I have also thought more about my recent enquiries about the role of a game artist. The opportunity to take a look at VR firsthand has made me eager to further work in projects that would make use of VR. I have also spoken to one of the game students about the game students side to our collaborations. Their own games which will be combined with our game environment requires texturing, which I would like to contribute to. Sadly, I don’t think this is a possibility with our current schedule, but I shall be seeking out collaborations with game students in the future to develop my texturing skills for video-game production.

VR aside, glass textures have caused some problems in sketchfab (sketchfab,2016). When first starting to use sketchfab I have noticed that there are two system for texturing display settings. These are “classic”and “PBR”. I had looked into which would be better when seeing this for the first time. For most circumstances it is best to use PBR. This was confirmed with one of my group members who had also looked into it.

We do not have our environment with all its textures uploaded as yet but we have been testing various assets. The first thing I have uploaded is my biopod. In our group we had discussed whether the assets should be uploaded as a single or two objects with seperate textures. I have already tried one object with one corrusponding texture and it currently works.

Something I was surprised by is the difference in texture appearance between setchfab and 3dsmax. Specular levels dont seem to control very precisely. Using metalness and gloss levels in PBR settings, I  can achieve an approximate on what i would like, but the metal caps on the biopod asset have a laminated look which is disappointing. The scratch details i have added on the glass of the biopod are also very subtle on sketchfab in comparison to 3dsmax. As we have been warned, the appearance of textures in sketchfab is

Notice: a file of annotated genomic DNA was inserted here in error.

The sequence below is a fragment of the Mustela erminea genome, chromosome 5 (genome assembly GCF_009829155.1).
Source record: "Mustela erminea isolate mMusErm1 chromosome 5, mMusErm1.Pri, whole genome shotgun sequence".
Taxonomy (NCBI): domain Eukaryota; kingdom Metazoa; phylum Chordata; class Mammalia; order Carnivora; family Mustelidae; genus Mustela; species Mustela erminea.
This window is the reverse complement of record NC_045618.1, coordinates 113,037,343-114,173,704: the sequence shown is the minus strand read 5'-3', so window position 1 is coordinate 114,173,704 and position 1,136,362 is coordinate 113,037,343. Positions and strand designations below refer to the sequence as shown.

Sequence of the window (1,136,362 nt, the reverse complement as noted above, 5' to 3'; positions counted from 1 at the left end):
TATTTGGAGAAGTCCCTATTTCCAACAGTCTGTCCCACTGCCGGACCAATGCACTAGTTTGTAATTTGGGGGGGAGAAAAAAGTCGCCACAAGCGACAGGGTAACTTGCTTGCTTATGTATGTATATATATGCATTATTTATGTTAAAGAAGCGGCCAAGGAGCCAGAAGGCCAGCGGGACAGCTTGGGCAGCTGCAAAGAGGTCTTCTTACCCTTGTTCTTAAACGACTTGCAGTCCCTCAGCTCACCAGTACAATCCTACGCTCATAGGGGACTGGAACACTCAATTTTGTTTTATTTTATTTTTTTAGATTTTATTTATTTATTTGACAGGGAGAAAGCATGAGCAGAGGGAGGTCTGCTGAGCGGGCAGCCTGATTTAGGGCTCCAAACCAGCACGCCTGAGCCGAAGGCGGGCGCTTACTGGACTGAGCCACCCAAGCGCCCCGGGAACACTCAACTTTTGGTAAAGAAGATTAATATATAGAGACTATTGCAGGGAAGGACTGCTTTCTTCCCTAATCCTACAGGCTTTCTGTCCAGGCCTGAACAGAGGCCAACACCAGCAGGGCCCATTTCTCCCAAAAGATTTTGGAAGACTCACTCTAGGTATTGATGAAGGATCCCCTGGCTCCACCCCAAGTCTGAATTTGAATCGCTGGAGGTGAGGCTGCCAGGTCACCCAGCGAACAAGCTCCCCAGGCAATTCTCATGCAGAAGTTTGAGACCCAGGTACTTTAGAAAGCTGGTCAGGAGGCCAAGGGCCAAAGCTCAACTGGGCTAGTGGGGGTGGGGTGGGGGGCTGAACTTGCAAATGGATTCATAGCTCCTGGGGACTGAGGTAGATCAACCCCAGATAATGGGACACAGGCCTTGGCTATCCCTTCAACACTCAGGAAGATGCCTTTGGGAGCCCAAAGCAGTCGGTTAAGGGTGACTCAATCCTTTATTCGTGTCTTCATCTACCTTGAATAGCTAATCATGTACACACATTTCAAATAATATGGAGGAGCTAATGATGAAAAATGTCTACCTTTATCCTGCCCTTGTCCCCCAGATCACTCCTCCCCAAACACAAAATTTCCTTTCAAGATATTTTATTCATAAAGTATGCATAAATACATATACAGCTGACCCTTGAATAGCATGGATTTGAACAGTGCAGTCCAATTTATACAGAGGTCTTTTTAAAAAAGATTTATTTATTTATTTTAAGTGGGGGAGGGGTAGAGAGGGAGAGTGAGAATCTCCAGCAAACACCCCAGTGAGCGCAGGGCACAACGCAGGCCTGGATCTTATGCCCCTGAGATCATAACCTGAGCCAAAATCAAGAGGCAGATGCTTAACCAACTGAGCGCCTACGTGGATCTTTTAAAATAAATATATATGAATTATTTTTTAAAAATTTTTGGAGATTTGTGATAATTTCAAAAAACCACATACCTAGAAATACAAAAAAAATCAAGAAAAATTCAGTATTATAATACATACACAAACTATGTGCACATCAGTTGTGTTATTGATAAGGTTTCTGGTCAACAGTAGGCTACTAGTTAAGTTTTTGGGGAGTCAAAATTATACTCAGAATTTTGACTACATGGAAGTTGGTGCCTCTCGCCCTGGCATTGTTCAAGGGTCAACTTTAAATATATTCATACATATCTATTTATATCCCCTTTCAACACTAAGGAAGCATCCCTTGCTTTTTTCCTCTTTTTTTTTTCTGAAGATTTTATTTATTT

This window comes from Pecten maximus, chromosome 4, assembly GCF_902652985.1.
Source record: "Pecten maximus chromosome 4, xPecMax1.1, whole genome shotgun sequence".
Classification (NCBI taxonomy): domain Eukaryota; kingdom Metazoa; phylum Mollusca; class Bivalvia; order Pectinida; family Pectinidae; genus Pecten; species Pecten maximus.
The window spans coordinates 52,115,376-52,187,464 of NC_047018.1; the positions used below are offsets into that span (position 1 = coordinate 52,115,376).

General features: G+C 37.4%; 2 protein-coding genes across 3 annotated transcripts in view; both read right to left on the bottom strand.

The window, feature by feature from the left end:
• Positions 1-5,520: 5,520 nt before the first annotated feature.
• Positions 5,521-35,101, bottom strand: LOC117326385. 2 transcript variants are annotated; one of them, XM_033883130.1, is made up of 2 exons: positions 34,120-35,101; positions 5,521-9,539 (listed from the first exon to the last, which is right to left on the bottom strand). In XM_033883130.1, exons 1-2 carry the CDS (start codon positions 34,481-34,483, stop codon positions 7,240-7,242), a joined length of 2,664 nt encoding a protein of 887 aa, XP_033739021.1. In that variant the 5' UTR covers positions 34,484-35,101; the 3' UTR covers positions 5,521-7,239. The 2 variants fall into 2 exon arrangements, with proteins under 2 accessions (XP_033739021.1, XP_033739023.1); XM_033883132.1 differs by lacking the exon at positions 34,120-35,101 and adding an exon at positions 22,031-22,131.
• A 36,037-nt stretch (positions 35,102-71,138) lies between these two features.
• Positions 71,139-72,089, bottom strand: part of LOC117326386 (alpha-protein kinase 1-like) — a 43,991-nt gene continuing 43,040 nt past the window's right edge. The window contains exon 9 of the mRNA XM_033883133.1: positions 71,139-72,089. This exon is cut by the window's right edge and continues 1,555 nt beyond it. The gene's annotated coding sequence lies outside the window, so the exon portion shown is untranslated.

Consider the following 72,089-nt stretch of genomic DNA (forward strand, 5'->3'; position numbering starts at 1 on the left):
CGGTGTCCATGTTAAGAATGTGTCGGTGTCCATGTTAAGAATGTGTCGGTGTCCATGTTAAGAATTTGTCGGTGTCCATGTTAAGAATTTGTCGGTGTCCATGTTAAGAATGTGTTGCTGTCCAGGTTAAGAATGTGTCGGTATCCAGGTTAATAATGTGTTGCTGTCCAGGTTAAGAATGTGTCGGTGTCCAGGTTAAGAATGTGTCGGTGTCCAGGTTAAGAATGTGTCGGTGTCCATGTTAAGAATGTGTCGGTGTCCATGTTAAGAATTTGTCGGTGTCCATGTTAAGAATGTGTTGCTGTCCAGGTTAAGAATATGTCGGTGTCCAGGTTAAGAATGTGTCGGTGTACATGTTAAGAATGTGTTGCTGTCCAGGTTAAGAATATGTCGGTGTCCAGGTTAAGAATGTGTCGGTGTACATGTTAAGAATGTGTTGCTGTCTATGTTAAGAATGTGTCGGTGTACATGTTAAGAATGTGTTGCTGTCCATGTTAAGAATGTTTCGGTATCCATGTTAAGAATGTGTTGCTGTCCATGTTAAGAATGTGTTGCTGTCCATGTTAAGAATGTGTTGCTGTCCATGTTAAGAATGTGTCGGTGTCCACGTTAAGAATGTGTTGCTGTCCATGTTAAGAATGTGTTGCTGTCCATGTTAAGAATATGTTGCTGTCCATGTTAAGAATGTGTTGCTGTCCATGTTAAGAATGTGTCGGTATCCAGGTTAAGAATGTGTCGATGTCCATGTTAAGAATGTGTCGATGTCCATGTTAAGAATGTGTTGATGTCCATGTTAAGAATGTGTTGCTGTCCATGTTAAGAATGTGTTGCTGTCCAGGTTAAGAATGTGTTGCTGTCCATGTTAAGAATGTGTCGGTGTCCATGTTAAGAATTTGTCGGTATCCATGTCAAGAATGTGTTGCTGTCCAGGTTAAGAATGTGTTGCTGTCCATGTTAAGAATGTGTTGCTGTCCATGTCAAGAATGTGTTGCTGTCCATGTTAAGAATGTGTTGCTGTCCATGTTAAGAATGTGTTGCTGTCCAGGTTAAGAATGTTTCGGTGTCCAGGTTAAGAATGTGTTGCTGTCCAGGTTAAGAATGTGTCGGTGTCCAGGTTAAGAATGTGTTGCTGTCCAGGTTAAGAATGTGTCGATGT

We will nee

Studio One, Week Nine

This week we present our projects to the game students. The purpose of the presentation is to share our progress and to familiarise the game students with our game assets. This group of students are mixed between a programming and design specialisation.  As I understand it, there will be a collaboration whereby our game environments will be used within the upcoming projects in the games studio unit. This collaboration will result in a collection of mini games to be (possibly) assembled into a VR package. This is, as I have previously mentioned very exciting as video games and specifically VR is something I would like to become involved in.

On reflection of our presentation, our group provided too much information on aspects of our project that would not be of help or interest to the games students, and it become obvious where our focus should have been. It has definitely been something we have learnt from as it was glaringly obvious where our presentation content could have been chosen more appropriately. Feedback from one of the games students also help, and we have been told that the main thing is to include as much content and info about the game assets themselves. What the assets look like, poly count, style choices and how they should function within a game.

While we had focused too much on pre-production, we had spent little time displaying our models, texturing and previz.

The presentation was daunting but I believe that the next time we would be able to have a more concise and relevant presentation at the ready, one which would be more useful in a professional setting.

After this presentation I have focused my time on my allocated texturing. This specifically includes architectural surface textures, decals, and  shared base textures, as well as my assigned assets. I will also ensure that there is a consistent aesthetic in the textures created by my group members.

Apart from tweaking the shared base textures, and creating a blood splatter decal, I have also been working on the first pass of the diffuse texture for the bio hatch. My original goal as texture arbiter was to aim for a style close to Goldeneye Source. I have questioned whether this is a recent enough example to use, and whether or not it is a suitable benchmark. As I feel unsure still I will seek feedback.